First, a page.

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11-Year-Old Boy Hears For First Time Ever Thanks To Gene Therapy Breakthrough

The procedure is now being trialed on more children.

Laura Simmons - Editor and Staff Writer

Laura Simmons

Laura Simmons - Editor and Staff Writer

Laura Simmons

Editor and Staff Writer

Laura is an editor and staff writer at IFLScience. She obtained her Master's in Experimental Neuroscience from Imperial College London.

Editor and Staff Writer

Edited by Francesca Benson
author

Francesca Benson

Copy Editor and Staff Writer

Francesca Benson is a Copy Editor and Staff Writer with a MSci in Biochemistry from the University of Birmingham.

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blue DNA strand with red section being removed with tweezers, concept art for gene editing or gene therapy

The treatment introduces functioning copies of the OTOF gene, which is mutated in some people with childhood hearing loss.

Image credit: Dragon Claws/Shutterstock.com

An 11-year-old boy who was born with congenital hearing loss has become the first patient to receive a new gene therapy procedure, and it’s allowed him to hear sounds for the first time in his life.

“Gene therapy for hearing loss is something that we physicians and scientists in the world of hearing loss have been working toward for over 20 years, and it is finally here,” said Dr John A. Germiller, Director of Clinical Research in the Division of Otolaryngology at Children’s Hospital of Philadelphia (CHOP), in a statement

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“While the gene therapy we performed in our patient was to correct an abnormality in one, very rare gene, these studies may open the door for future use for some of the over 150 other genes that cause childhood hearing loss.”

The patient, Moroccan-born Aissam Dam, has an extremely rare form of deafness that is thought to affect only about 200,000 people worldwide. It is caused by a recessive mutation in the otoferlin (OTOF) gene. Dam was born with profound hearing loss in both ears, but for safety reasons, the researchers had to start by treating only one ear.

During surgery, the patient’s eardrum was partially lifted to open a tiny access window into the cochlea. A single dose of the experimental gene therapy was then inserted directly into the inner ear – a harmless viral vector containing copies of the normal OTOF gene. The idea is that having the functioning gene in place will allow the sensory cells to transmit signals along the auditory nerve to the brain, as happens in hearing people, although the scientists weren't certain it would work in someone who had been deaf for 11 years.

However, four months later, the hearing in the treated ear has recovered to only mild/moderate hearing loss, meaning that Dam can hear sounds for the first time in his life. In an interview with the New York Times, with the help of a translator, his father explained how he could hear traffic noises only days after the surgery.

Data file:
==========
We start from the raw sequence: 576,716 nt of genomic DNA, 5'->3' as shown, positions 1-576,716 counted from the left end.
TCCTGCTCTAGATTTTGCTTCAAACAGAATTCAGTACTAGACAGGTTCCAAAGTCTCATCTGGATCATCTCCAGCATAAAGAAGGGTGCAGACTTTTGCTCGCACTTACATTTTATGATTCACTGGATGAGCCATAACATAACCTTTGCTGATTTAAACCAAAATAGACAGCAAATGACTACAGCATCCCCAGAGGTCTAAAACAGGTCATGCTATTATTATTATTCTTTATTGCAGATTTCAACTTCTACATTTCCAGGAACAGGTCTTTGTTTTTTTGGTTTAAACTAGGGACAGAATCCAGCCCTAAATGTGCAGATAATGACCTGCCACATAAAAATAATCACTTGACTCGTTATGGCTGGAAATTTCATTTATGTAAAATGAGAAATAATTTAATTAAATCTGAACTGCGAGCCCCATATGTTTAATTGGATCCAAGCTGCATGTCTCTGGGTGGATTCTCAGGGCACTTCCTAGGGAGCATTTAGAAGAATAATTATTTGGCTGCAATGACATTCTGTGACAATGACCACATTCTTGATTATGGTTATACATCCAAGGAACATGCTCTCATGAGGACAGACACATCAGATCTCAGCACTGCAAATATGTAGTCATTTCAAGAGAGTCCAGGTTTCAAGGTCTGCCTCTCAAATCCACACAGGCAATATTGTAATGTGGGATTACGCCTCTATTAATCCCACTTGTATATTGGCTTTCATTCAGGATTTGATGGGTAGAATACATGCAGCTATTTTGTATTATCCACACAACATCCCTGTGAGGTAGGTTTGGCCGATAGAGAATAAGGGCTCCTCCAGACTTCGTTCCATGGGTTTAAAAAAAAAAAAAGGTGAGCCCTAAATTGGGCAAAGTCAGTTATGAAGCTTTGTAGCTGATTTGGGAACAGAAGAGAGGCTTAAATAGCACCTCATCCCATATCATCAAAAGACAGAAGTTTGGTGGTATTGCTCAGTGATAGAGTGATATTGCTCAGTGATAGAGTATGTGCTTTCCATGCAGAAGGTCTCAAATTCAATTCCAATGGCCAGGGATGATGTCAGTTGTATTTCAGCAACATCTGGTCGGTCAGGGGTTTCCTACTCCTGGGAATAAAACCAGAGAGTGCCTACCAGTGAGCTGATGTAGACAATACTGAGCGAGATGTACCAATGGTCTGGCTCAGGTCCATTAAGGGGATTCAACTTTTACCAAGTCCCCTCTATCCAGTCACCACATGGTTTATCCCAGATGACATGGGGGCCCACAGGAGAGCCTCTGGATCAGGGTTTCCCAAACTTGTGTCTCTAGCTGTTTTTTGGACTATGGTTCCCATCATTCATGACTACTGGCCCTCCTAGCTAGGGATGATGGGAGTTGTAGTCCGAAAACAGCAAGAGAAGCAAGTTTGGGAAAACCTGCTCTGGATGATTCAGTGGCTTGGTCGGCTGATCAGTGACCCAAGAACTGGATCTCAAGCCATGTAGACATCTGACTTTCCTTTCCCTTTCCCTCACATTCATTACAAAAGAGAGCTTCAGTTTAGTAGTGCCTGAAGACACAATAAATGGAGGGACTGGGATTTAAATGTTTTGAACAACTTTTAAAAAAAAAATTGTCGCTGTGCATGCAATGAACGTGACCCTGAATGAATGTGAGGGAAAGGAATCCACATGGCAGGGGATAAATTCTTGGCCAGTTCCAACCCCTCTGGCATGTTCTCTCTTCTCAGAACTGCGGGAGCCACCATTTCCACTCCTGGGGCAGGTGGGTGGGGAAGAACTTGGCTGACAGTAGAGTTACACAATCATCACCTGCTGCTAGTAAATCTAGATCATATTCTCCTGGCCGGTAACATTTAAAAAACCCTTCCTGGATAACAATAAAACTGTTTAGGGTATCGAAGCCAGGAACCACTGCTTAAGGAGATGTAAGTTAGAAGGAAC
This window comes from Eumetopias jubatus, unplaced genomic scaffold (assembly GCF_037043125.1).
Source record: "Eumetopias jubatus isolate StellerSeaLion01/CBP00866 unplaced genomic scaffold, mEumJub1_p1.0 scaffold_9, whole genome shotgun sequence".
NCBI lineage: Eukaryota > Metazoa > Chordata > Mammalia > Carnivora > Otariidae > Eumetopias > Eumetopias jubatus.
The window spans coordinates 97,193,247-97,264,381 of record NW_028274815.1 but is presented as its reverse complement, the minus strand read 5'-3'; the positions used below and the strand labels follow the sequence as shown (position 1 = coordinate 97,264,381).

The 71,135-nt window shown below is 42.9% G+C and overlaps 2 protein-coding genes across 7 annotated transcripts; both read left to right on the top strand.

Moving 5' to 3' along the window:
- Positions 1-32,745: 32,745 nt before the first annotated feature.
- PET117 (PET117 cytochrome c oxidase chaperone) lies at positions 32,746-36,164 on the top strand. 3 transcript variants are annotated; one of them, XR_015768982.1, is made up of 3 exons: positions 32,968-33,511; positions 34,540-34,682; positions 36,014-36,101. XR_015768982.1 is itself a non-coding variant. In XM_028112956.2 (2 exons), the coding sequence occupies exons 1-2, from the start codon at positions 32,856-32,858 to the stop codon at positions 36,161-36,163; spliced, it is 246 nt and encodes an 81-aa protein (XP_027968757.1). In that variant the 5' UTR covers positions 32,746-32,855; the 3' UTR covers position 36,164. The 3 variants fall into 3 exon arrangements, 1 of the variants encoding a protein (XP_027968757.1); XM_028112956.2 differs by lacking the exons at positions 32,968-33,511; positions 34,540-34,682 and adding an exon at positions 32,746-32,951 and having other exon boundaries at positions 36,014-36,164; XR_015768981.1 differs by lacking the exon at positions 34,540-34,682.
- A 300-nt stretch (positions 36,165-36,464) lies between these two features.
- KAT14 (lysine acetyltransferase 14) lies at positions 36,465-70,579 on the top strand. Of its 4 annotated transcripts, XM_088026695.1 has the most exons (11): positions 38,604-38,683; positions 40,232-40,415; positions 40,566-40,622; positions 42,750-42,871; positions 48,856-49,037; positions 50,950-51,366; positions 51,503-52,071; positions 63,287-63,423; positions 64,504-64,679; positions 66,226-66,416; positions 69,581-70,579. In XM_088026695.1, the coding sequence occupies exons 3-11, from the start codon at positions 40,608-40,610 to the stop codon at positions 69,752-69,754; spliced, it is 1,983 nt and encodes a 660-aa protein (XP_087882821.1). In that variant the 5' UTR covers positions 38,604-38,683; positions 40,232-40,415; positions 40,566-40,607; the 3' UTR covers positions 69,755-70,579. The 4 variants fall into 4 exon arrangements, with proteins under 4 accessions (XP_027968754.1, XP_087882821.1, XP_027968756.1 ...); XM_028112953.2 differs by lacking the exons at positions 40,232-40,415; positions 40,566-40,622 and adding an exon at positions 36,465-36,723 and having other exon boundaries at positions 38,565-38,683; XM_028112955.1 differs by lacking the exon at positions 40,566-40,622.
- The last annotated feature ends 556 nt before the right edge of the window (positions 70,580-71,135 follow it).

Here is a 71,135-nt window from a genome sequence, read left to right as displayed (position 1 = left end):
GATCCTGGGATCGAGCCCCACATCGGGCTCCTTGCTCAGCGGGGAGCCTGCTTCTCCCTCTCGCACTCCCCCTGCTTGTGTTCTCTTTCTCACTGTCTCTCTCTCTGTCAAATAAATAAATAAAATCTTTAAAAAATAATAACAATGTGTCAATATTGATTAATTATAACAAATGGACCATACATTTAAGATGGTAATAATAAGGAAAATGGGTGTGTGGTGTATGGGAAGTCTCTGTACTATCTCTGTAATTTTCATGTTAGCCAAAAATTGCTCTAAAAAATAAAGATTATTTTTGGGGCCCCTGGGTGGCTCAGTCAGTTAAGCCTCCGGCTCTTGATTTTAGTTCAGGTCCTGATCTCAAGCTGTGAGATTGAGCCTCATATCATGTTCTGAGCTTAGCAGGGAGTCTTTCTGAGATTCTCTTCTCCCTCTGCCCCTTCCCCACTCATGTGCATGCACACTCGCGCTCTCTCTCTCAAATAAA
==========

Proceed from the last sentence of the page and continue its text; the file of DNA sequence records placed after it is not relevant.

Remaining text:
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“There’s no sound I don’t like,” Dam expressed through interpreters. “They’re all good.”

The surgical technique that makes this treatment possible was developed 10 years ago by Dr Germiller, and it is used for a different diagnostic procedure in young children. Combining this with cutting-edge gene therapy research from Akouos, Inc., a subsidiary of pharma giant Eli Lilly and Company, has led to the current clinical trial.

“As more patients at different ages are treated with this gene therapy, researchers will learn more about the degree to which hearing is improved and whether that level of hearing can be sustained over many years,” Dr Germiller said. “What we have learned from following this patient’s progress will help direct our efforts toward helping as many patients as we can.”

The New York Times reports that another child was similarly treated in Taiwan towards the end of last year, and the CHOP team has two further candidates lined up for surgery. A 3-year-old boy from Miami and a 3-year-old girl from San Francisco will both be treated in one ear, while their other ears have already been fitted with cochlear implants.

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If the trials continue to produce such positive results, attention is likely to turn to the other 150-plus genes that are implicated in congenital hearing loss. However, the idea of providing a “treatment” for deafness at all is a controversial one, with some members of the Deaf community rejecting the characterization of hearing loss as a disability

In cases where parents do choose to seek treatment for their children born with hearing loss, the results of this trial represent an exciting possibility for the future. 

“For decades people have been saying, ‘When is this going to work?’,” Dr Margaret Kenna, an otolaryngologist and professor of otolaryngology at Harvard Medical School, told the New York Times. “I didn’t think gene therapy would begin in my practice lifetime. But here it is.”


ARTICLE POSTED IN

healthHealth and Medicinehealthmedicine
  • tag
  • medicine,

  • gene therapy,

  • hearing loss,

  • deafness,

  • hearing,

  • ears,

  • genetic mutations

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